Freelance Writer
Talking on ‘Soap Box’ About Worcester Mag. and Pet Rock
07.08.14 | No Comments
Category: A&E |Animal Activism

soapbox

soapbox2

soapbox3Charlene Arsenault discusses Pet Rock Fest, and Worcester Magazine, on WCCA’s Soapbox in 2008.

View the show here.

Crystal Bowersox at Mechanics Hall
03.19.14 | No Comments
Category: A&E |Music Columns

Crystal Bowersox image 2 (hi-res)Nine-year-old Crystal Bowersox busted out of the fairgrounds in her Ohio hometown and headed to the backroads, trying to escape with a pig named Charlotte. She had fallen in love with Charlotte and didn’t realize while in the “swine program” of the local 4H Club that raising and caring for a pig meant eventually “sending it to market.” Even though she grew up on a farm, the reality of what some animals become was jarring to the young mind.

“I just didn’t realize he’d be made into bacon,” said Bowersox. “I fell in love with this pig. My mom had come looking for me in the swine barn, and we weren’t there. The pig followed me, and we were walking away from the barn. I was 9 and I don’t know where I thought we were going. My mom just drove alongside of me and said, ‘Crystal, you have to go back.’ I heard the auctioneer calling out numbers, and I was sobbing. It made me want to save animals.”

And if she didn’t learn to play the piano, Bowersox likely would have been a veterinarian.

“You can change the world in so many different ways,” said Bowersox.

Bowersox’s warm spirit, knockdown pitch-perfect singing voice and dreadlocks made the singer a favorite on ‘American Idol,’ and she ran away with the runner-up title on Season 10.

But Bowersox said she would have kept playing music with or without a reality show to hoist her along. It was her dream, and she never worked up a backup plan.

Unlike many who land on singing reality shows, Bowersox has always written her own music. Inspired by Jewel (the first 10 songs Bowersox ever learned to play were on the “Piece of You” record), she blended soul, blues and pop influences that also called upon a foundation of the genre paved by the likes of Joan Baez, Joni Mitchell and Rickie Lee Jones.

“I always thought growing up that people just wrote their own stuff,” she said. “I mean, I love a good cover song, but there is no better way to connect than with my own material.”

Growing up in an eclectic, sometimes tumultuous, blended family with five kids, she developed a resilience and grew wise beyond her years. While folksy pop inspired her songwriting style, she still loved bands such as Metallica, Megadeth and Pantera.

“My dad is a Harley guy, and he loves the blues, but our family vacations were Ozzfest,” said Ms. Bowersox, who had a band with her teen brothers called Oldinuph, in which she’d sing Metallica. “I have been surrounded by all kinds of music. I’m also a product of the ’90s pop thing, too. The kind of music I create is a folky, blues, soulful thing, but I could do some screaming.”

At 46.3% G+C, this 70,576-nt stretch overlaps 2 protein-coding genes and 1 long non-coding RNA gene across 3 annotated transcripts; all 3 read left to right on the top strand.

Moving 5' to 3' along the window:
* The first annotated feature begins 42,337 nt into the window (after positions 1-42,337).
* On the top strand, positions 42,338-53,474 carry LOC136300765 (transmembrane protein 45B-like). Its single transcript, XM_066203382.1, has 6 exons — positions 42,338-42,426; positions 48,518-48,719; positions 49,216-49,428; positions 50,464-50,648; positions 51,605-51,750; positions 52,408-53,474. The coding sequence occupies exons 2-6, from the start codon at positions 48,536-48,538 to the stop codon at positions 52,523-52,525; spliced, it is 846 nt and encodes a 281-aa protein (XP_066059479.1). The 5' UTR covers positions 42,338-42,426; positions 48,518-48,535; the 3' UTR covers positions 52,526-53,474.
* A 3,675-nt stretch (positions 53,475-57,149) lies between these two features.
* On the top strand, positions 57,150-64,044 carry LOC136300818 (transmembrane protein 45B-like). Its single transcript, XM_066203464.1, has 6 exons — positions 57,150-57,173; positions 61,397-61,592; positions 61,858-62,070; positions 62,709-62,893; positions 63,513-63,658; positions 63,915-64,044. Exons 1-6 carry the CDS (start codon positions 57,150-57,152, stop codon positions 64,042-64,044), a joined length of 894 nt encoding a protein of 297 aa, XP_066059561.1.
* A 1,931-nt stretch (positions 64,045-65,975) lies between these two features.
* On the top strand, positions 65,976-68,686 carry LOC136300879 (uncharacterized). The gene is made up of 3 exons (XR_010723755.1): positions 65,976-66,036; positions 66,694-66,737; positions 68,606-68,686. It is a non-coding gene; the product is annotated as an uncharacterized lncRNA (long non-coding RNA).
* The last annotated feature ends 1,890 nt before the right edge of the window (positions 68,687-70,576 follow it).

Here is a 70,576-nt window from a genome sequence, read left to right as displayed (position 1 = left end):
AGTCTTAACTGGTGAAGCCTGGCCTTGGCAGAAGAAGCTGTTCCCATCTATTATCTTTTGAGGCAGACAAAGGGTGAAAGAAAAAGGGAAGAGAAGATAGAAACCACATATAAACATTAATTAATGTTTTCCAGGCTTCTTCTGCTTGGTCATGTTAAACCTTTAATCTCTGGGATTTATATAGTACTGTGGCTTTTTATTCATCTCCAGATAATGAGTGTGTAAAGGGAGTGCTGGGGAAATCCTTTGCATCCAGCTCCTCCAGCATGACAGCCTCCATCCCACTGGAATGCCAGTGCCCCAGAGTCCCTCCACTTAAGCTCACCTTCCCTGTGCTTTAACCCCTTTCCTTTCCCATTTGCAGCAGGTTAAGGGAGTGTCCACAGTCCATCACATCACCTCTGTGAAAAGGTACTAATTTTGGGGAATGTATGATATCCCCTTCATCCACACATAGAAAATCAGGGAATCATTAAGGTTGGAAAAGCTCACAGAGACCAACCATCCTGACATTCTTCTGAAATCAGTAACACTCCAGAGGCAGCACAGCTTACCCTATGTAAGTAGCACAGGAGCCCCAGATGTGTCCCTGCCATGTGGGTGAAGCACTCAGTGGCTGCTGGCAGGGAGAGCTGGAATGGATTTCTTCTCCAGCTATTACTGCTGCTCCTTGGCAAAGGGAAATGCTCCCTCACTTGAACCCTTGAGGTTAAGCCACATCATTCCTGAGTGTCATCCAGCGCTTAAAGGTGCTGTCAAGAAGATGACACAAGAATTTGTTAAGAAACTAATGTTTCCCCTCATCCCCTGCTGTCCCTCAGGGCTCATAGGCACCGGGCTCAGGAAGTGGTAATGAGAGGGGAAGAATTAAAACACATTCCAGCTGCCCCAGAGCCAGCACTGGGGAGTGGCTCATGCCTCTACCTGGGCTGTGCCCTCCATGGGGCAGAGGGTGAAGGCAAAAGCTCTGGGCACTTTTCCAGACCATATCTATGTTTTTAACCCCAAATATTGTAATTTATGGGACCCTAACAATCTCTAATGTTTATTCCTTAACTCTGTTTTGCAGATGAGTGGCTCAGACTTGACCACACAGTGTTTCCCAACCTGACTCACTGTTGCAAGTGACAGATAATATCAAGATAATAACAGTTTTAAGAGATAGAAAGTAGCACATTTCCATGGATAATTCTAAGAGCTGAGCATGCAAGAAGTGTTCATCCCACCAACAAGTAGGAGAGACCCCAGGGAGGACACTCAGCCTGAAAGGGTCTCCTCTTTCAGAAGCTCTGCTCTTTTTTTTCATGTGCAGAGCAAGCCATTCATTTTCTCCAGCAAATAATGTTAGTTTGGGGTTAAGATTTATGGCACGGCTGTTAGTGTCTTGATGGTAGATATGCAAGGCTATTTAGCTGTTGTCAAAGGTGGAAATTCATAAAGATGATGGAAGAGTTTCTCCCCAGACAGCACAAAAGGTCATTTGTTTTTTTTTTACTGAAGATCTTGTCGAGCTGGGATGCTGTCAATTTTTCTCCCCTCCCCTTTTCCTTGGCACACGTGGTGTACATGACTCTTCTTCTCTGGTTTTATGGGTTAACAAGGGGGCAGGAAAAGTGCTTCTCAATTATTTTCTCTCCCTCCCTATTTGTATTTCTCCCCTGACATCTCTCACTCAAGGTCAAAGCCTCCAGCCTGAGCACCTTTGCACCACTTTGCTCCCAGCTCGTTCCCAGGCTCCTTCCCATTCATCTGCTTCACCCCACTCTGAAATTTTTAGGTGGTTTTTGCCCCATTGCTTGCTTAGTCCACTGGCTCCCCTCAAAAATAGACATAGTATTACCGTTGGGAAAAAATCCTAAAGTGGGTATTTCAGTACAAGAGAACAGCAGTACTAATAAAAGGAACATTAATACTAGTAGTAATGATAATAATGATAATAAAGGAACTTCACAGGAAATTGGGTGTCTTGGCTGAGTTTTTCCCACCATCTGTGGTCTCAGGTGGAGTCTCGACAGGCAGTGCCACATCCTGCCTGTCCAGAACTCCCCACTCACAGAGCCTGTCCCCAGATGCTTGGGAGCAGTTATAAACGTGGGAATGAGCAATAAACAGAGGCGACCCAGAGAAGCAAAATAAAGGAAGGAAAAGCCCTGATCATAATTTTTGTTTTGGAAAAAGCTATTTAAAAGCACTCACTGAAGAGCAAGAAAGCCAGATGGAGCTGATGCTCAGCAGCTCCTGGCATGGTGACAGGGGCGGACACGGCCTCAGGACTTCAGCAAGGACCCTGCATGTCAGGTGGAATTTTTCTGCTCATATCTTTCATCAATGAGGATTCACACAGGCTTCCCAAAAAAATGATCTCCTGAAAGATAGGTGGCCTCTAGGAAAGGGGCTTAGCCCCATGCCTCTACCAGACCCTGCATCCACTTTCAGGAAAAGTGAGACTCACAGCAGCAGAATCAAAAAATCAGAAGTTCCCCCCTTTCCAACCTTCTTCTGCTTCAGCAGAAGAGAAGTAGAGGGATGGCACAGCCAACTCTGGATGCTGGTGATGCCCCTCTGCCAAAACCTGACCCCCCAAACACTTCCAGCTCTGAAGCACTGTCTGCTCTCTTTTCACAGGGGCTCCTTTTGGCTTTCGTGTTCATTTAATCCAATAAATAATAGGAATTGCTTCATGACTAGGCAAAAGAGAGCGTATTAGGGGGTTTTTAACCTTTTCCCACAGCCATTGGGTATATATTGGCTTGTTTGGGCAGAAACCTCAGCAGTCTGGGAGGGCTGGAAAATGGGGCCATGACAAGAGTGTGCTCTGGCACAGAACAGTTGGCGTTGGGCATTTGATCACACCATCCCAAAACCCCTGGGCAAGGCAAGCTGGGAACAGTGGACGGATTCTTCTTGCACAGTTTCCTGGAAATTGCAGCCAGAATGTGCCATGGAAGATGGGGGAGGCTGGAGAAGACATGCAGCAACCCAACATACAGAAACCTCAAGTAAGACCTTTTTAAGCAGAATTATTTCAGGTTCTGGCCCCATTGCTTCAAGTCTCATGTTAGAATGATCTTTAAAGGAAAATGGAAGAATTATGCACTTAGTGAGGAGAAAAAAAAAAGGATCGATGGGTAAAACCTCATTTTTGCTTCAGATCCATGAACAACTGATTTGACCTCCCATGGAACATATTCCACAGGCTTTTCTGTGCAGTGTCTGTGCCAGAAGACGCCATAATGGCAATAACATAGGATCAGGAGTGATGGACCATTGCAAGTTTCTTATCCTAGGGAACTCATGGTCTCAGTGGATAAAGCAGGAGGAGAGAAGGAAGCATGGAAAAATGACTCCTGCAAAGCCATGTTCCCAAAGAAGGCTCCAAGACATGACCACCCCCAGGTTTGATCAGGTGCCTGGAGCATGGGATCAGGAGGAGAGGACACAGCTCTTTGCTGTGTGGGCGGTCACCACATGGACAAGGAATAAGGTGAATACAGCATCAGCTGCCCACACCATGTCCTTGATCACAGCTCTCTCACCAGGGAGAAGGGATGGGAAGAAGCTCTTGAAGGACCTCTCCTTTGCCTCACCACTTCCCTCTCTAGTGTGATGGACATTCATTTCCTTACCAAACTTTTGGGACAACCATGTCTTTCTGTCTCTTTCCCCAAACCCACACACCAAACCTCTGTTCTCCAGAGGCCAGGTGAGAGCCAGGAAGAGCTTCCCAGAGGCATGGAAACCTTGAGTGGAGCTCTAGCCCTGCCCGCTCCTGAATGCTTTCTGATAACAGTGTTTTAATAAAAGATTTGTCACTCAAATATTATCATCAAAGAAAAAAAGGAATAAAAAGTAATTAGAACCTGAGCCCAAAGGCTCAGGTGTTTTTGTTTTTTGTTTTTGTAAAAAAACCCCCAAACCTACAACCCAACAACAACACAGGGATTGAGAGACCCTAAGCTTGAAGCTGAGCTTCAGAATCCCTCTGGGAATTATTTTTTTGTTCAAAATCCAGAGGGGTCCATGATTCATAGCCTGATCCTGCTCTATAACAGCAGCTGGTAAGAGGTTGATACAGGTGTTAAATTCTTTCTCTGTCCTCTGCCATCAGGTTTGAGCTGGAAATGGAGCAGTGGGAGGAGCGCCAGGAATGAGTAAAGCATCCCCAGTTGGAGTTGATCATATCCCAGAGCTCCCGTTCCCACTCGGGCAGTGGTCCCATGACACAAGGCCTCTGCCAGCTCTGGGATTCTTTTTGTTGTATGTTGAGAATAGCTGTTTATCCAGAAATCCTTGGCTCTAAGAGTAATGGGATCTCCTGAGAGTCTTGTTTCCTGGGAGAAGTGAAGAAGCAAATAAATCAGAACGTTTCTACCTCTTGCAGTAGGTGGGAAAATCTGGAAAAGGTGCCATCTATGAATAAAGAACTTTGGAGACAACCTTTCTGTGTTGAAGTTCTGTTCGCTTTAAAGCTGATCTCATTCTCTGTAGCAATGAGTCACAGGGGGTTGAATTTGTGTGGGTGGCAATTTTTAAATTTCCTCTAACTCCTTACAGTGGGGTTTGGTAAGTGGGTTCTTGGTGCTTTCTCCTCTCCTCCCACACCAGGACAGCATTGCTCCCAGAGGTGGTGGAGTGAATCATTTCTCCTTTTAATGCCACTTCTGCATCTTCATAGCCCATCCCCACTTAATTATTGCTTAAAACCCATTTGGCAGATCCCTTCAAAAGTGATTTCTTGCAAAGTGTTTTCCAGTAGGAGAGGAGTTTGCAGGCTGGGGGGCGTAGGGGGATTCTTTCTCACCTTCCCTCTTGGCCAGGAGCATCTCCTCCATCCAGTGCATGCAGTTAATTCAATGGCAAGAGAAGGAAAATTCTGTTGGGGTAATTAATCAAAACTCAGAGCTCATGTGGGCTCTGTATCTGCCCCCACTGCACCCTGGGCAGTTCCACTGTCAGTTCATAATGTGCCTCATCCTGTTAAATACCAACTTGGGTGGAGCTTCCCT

She describes her family as half-hillbilly midwestern middle class, and says she didn’t know what an avocado was until she was 17 years old. Her parents and stepparents knew what she liked to call “gray-haired rock stars” in the area; these musicians made a living at their craft, but didn’t tour. Bowersox’s parents would tote the 10-year-old to biker bars so she could play her tunes.

“The bar owners said I could stay if I played,” said Ms. Bowersox.

As an older teen, she moved to Chicago, supporting herself by busking and booking shows.

“Yeah, there was a time where my parents said, ‘Well, what are you going to do?'” she said. “I’d tell them I’m almost there, that I was doing it. I told my dad he’d eat his words.”

She takes pride in the fact that she was able to tell him to eat his words.

Bowersox, a single mom, tours the country much of the year with her band. She’s 28 and has two albums and an EP under her belt, and another EP and album on the launching pad. She’s also rehearsing for Broadway’s “Always … Patsy Cline.”

But she never envisioned getting there this way.

“I didn’t know it would come down to a reality show,” said Bowersox.

In fact, she had never even seen ‘American Idol’ when friends urged her to try out. She had heard of names such as Kelly Clarkson and Carrie Underwood, but had no concept of the show that had made them famous.

Her experience was a whirlwind, but mostly positive. Still, Bowersox said she wasn’t able to enjoy it as much because she worried about her 5-month-old son, who she had to leave behind during the filming.

“My perception has changed a lot in the last four or five years,” said Bowersox. “When I was first on the show, it was something I was doing out of desperation as a single mom living on my dad’s living room floor. But everything works out, and I’m 100 percent positive on everything. I have my own brand, and I do what I do for a living. People come to Crystal Bowersox shows; it’s not an ‘American Idol’ show.”

Near the end of 2013, Bowersox fans not only jumped on Tweets about her chopping her famous dreads, but her confirmation that she was bisexual. It had ceased to become a “big deal” to her, but she chose to make a grand announcement to help others who may be struggling. Bowersox complemented the announcement by releasing a tune called “Coming Out for Christmas,” which started out tongue-and-cheek, but evolved into a sentimental, emotional piece of reality.

“It is a big deal for kids who are not taught to love themselves for who they are,” she said. “And the more people who make this known are setting an example. People knew about me. I’ve had girlfriends and boyfriends. My mother struggled with it a lot in high school. She didn’t make me feel like it was OK, and that was rough. I had feelings of self-loathing, or that I wasn’t good enough. And that’s why I can relate. I’m 28 now, and still dealing with it.”

Ran in the Worcester Telegram and Gazette, March 18, 2014

Wake Me Up Before You Yo-Yo
10.19.06 | No Comments

In Worcester Magazine, March, 2005